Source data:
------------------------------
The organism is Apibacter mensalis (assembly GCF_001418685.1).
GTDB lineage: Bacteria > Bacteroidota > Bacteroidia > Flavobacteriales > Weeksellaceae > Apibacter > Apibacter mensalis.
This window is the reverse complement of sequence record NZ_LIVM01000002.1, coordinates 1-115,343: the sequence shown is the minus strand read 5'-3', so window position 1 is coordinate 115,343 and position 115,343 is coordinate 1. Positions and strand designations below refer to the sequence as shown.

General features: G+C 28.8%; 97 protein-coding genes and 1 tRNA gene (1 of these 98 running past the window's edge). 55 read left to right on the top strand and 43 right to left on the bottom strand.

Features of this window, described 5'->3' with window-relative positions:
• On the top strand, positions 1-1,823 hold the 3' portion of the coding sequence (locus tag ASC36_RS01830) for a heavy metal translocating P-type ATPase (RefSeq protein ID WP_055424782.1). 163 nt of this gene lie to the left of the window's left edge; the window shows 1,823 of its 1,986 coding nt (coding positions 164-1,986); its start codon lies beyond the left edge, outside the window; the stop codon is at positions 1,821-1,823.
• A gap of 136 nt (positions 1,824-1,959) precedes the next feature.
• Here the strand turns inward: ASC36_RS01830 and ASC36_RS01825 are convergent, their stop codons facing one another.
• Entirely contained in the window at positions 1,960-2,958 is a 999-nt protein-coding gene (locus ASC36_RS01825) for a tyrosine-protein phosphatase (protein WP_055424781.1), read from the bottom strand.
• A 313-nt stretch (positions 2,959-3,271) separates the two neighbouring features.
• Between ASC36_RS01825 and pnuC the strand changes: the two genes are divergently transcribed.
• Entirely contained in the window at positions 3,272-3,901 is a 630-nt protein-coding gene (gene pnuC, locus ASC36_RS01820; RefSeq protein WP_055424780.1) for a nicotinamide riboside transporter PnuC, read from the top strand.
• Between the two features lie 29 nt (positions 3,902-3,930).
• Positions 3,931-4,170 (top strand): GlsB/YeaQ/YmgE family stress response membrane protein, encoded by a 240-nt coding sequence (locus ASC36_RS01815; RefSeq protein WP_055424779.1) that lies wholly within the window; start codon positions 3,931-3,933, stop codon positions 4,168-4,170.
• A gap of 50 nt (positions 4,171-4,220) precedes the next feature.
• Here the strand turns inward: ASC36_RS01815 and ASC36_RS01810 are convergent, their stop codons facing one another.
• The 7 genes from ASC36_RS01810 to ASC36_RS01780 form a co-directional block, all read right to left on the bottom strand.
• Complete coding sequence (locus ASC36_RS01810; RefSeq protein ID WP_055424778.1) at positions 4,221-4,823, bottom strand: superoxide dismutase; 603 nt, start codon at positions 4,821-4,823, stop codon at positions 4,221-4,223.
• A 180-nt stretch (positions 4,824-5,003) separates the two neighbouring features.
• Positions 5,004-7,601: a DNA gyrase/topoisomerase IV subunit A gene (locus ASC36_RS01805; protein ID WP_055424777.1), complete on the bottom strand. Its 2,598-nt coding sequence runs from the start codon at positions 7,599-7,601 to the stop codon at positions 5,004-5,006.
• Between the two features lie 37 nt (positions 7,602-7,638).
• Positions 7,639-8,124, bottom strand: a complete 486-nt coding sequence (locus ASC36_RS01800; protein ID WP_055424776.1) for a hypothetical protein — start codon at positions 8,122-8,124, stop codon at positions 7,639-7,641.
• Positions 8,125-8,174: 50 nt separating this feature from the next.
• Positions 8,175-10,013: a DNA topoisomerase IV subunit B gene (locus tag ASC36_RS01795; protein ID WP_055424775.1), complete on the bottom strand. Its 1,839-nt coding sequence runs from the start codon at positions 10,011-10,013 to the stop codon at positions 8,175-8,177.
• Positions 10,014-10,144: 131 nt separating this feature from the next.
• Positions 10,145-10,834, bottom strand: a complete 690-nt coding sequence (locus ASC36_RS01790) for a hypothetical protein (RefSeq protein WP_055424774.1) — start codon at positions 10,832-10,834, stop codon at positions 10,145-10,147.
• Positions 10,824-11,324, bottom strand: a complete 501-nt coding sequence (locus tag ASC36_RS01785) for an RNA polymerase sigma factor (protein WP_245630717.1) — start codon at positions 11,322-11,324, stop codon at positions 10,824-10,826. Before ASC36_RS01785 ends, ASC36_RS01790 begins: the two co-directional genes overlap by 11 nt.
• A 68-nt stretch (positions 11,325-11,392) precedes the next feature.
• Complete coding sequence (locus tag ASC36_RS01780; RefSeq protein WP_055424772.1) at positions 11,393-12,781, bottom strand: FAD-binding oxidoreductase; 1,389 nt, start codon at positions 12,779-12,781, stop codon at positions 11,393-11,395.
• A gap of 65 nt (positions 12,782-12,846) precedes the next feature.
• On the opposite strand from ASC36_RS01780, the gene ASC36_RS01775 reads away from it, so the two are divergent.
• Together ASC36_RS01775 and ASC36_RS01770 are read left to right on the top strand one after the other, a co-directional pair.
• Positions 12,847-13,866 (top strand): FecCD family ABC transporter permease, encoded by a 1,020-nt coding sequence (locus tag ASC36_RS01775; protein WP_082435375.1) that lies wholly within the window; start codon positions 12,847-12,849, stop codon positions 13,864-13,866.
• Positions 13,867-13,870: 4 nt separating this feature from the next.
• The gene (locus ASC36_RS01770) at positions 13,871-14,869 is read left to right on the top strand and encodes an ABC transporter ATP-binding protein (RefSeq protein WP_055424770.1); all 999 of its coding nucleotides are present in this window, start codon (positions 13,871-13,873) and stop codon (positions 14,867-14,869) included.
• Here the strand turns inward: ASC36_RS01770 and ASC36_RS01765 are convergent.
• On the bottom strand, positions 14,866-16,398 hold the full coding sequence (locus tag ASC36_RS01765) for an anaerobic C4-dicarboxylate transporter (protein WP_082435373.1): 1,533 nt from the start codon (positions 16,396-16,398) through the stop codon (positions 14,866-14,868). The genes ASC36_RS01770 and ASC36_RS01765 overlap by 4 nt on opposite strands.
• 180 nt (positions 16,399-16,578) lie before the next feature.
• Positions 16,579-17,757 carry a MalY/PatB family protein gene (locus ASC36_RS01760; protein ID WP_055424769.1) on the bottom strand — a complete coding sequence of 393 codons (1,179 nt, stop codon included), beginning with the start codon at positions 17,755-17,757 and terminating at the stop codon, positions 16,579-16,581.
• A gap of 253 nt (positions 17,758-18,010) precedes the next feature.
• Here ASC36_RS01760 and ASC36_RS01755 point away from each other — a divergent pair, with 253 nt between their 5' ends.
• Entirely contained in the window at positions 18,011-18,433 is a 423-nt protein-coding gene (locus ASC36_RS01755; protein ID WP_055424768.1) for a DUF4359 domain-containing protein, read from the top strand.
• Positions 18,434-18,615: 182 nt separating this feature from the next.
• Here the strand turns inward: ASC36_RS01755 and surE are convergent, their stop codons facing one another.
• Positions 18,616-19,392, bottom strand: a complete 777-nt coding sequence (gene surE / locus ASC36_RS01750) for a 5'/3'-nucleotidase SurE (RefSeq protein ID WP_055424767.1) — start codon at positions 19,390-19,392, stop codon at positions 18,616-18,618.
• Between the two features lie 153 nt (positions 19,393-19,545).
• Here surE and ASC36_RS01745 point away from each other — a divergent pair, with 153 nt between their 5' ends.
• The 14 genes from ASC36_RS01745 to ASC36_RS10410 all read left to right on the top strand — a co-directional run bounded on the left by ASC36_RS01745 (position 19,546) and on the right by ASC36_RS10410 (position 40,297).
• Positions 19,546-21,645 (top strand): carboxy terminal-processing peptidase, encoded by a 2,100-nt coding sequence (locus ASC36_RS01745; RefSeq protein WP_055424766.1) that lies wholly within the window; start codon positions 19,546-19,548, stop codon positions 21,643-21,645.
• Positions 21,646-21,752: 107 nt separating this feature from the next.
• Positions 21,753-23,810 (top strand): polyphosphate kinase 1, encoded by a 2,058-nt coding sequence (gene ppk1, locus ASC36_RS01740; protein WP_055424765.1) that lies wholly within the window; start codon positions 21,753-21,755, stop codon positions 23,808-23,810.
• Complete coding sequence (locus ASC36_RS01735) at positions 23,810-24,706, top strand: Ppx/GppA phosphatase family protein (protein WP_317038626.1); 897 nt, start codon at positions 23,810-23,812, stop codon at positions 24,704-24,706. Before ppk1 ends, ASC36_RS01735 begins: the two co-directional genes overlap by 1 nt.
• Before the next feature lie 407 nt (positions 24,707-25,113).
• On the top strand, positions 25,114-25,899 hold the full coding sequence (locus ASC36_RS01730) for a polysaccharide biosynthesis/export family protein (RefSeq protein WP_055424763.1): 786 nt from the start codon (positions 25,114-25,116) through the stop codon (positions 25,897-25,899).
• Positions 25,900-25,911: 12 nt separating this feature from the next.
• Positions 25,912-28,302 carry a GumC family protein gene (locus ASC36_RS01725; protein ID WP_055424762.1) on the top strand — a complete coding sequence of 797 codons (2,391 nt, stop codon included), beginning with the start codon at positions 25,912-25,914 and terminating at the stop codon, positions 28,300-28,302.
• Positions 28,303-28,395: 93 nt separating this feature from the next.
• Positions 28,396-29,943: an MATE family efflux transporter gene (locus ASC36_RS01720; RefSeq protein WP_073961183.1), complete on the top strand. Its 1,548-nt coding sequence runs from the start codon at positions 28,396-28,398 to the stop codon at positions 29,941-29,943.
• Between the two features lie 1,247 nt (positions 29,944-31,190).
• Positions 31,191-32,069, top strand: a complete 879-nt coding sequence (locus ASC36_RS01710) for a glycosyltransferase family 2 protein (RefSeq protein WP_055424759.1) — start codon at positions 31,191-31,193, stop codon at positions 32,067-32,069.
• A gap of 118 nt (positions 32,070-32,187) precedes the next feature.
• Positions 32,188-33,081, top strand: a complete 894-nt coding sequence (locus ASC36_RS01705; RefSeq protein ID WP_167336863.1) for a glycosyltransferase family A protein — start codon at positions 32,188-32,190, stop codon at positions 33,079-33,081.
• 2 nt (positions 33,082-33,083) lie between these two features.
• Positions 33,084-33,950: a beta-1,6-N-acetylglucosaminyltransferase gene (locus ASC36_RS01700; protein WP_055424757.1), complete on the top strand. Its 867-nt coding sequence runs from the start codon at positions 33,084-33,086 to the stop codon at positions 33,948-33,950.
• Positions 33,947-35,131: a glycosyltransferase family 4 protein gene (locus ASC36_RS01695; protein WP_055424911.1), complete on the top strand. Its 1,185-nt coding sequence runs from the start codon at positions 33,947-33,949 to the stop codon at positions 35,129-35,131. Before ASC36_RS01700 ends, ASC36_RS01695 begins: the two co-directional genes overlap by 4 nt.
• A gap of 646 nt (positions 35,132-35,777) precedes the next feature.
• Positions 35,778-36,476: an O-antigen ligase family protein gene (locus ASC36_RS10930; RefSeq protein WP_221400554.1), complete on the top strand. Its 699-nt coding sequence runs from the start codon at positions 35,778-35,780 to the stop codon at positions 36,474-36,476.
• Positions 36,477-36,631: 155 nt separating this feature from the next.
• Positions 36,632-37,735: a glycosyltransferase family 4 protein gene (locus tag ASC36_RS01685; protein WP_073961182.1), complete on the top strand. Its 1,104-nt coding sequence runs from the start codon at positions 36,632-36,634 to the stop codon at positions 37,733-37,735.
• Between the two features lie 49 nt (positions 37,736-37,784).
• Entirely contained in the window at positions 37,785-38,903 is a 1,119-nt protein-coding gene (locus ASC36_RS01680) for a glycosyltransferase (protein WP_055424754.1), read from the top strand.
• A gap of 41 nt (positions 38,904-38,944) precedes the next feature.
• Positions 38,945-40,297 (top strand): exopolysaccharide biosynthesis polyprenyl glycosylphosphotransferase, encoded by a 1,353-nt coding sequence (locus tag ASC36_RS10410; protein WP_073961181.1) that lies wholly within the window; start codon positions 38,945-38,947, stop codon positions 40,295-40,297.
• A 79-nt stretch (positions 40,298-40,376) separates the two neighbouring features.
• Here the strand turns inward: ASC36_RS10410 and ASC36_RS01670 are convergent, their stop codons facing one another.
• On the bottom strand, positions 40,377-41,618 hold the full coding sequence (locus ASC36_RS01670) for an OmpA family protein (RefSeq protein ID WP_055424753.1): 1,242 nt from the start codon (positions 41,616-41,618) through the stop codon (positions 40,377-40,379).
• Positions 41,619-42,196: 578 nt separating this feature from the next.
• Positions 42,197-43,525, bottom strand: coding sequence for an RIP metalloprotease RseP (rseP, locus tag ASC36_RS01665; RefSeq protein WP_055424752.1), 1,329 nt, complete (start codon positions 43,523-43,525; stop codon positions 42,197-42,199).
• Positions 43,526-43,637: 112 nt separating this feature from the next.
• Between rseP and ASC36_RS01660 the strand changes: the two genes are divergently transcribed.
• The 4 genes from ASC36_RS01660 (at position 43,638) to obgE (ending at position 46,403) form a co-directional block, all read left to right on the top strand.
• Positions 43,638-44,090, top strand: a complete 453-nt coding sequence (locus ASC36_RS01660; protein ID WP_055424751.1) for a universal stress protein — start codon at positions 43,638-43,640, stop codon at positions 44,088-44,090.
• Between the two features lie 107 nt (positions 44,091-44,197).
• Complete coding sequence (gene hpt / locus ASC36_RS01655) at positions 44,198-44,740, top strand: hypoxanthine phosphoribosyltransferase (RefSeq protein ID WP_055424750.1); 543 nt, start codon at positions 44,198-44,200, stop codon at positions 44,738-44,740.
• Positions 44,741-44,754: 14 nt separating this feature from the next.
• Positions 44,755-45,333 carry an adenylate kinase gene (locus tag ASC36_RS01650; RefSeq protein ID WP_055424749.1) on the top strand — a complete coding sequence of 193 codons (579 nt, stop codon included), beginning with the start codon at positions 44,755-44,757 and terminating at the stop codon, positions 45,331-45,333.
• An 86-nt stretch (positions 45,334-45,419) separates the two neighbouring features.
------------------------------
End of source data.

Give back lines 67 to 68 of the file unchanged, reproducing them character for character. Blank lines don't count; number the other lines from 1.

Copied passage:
• Positions 35,778-36,476: an O-antigen ligase family protein gene (locus ASC36_RS10930; RefSeq protein WP_221400554.1), complete on the top strand. Its 699-nt coding sequence runs from the start codon at positions 35,778-35,780 to the stop codon at positions 36,474-36,476.
• Positions 36,477-36,631: 155 nt separating this feature from the next.